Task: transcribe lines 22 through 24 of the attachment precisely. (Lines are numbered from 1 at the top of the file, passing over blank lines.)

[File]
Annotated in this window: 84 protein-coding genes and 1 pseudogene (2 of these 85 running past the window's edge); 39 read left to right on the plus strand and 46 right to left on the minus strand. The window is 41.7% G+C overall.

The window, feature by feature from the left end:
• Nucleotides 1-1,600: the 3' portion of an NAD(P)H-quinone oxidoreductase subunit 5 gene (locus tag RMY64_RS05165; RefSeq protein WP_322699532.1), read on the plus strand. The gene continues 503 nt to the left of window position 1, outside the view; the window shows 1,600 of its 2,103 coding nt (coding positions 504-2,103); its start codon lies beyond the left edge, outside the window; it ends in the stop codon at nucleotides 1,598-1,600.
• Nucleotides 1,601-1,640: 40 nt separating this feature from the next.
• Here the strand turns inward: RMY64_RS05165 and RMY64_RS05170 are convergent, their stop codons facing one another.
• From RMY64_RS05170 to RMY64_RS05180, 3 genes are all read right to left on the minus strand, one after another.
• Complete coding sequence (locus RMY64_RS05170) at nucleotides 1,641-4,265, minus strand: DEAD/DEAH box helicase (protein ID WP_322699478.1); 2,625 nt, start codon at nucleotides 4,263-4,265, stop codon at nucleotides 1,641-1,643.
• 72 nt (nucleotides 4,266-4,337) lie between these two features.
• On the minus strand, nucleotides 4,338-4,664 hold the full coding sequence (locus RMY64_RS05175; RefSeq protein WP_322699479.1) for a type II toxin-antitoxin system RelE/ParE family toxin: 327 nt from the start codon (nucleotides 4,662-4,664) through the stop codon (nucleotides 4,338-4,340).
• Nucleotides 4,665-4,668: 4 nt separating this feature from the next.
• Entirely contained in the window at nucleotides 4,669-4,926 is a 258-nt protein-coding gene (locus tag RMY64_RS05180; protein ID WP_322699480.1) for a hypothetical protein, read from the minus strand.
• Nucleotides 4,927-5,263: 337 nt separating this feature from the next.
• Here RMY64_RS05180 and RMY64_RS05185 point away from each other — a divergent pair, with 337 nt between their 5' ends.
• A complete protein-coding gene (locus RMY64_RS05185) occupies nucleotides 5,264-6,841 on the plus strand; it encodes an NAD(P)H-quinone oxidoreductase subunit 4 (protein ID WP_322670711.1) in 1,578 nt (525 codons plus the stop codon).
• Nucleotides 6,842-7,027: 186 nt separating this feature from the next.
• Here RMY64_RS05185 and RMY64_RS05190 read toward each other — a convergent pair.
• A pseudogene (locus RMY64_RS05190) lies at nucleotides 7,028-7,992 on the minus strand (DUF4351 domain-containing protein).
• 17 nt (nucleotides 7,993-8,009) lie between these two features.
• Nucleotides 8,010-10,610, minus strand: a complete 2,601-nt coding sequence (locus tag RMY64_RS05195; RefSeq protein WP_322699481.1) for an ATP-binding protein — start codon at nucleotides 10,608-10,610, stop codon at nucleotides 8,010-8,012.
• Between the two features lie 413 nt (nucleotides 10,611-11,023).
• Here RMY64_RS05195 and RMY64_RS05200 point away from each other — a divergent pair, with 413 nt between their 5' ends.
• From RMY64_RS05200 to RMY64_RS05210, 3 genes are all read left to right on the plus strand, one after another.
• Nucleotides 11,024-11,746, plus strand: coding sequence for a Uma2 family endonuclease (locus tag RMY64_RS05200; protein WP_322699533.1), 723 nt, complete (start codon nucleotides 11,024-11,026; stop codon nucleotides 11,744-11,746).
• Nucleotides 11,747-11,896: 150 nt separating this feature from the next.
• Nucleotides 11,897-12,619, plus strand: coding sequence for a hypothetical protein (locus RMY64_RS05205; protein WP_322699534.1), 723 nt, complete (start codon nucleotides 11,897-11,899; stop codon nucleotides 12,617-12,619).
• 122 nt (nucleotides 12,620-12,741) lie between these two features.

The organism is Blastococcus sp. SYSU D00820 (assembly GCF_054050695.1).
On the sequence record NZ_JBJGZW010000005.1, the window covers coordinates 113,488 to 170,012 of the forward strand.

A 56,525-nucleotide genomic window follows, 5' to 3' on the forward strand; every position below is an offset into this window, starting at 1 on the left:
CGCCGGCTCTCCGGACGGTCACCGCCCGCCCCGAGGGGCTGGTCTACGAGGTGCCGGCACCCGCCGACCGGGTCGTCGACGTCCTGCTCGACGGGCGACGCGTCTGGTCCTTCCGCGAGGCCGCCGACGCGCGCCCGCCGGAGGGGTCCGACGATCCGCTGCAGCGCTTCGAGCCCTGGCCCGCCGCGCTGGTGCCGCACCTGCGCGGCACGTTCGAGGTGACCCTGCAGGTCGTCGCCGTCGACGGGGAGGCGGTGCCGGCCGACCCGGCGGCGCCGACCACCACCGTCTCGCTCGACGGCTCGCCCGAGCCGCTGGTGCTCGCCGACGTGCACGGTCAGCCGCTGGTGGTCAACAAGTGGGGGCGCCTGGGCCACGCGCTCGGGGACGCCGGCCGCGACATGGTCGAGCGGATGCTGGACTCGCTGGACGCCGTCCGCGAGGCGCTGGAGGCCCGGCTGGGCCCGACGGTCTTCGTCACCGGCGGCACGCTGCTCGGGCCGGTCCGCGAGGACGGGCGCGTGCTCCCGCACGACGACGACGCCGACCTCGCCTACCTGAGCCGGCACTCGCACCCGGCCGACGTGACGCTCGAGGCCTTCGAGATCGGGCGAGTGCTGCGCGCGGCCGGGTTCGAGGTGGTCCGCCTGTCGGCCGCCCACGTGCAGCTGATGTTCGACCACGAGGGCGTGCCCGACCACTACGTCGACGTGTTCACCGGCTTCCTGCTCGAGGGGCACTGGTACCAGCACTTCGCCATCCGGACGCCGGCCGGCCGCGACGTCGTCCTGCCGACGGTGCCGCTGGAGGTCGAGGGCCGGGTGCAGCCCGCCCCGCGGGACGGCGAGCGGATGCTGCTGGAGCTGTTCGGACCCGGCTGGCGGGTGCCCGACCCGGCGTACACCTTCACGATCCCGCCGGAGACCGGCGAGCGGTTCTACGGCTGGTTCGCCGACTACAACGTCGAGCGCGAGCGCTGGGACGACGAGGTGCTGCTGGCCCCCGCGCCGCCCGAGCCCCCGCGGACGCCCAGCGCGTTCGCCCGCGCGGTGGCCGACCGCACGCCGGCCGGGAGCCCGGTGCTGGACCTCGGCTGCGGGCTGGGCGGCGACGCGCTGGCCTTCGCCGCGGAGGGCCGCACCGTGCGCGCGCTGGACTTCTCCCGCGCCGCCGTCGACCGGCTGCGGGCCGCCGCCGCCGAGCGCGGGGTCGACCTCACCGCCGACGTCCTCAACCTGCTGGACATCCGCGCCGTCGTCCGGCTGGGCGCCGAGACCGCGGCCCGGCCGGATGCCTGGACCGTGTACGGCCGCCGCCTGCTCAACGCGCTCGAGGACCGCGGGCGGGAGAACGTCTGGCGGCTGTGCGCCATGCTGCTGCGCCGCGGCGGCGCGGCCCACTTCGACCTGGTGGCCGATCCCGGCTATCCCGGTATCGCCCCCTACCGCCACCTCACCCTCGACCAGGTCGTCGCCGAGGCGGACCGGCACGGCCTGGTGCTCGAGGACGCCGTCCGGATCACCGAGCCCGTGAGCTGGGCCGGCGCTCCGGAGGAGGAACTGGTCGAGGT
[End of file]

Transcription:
• From RMY64_RS05200 to RMY64_RS05210, 3 genes are all read left to right on the plus strand, one after another.
• Nucleotides 11,024-11,746, plus strand: coding sequence for a Uma2 family endonuclease (locus tag RMY64_RS05200; protein WP_322699533.1), 723 nt, complete (start codon nucleotides 11,024-11,026; stop codon nucleotides 11,744-11,746).
• Nucleotides 11,747-11,896: 150 nt separating this feature from the next.